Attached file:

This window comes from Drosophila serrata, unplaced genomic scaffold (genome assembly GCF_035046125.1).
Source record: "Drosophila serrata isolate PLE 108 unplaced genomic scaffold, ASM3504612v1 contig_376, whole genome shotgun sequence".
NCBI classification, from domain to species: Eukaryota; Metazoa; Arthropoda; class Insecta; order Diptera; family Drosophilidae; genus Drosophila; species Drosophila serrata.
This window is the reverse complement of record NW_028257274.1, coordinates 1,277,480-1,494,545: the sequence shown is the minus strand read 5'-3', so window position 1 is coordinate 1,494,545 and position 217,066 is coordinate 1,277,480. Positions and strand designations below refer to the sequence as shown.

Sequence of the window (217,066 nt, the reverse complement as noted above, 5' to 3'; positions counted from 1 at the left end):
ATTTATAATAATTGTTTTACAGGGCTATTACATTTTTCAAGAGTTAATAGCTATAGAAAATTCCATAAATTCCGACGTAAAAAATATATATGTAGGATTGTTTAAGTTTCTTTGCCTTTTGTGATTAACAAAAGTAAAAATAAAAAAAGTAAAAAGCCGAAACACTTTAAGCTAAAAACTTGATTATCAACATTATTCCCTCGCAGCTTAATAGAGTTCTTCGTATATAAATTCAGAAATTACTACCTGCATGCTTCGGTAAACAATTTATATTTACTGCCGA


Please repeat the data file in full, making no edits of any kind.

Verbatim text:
This window comes from Drosophila serrata, unplaced genomic scaffold (genome assembly GCF_035046125.1).
Source record: "Drosophila serrata isolate PLE 108 unplaced genomic scaffold, ASM3504612v1 contig_376, whole genome shotgun sequence".
NCBI classification, from domain to species: Eukaryota; Metazoa; Arthropoda; class Insecta; order Diptera; family Drosophilidae; genus Drosophila; species Drosophila serrata.
This window is the reverse complement of record NW_028257274.1, coordinates 1,277,480-1,494,545: the sequence shown is the minus strand read 5'-3', so window position 1 is coordinate 1,494,545 and position 217,066 is coordinate 1,277,480. Positions and strand designations below refer to the sequence as shown.

Sequence of the window (217,066 nt, the reverse complement as noted above, 5' to 3'; positions counted from 1 at the left end):
ATTTATAATAATTGTTTTACAGGGCTATTACATTTTTCAAGAGTTAATAGCTATAGAAAATTCCATAAATTCCGACGTAAAAAATATATATGTAGGATTGTTTAAGTTTCTTTGCCTTTTGTGATTAACAAAAGTAAAAATAAAAAAAGTAAAAAGCCGAAACACTTTAAGCTAAAAACTTGATTATCAACATTATTCCCTCGCAGCTTAATAGAGTTCTTCGTATATAAATTCAGAAATTACTACCTGCATGCTTCGGTAAACAATTTATATTTACTGCCGA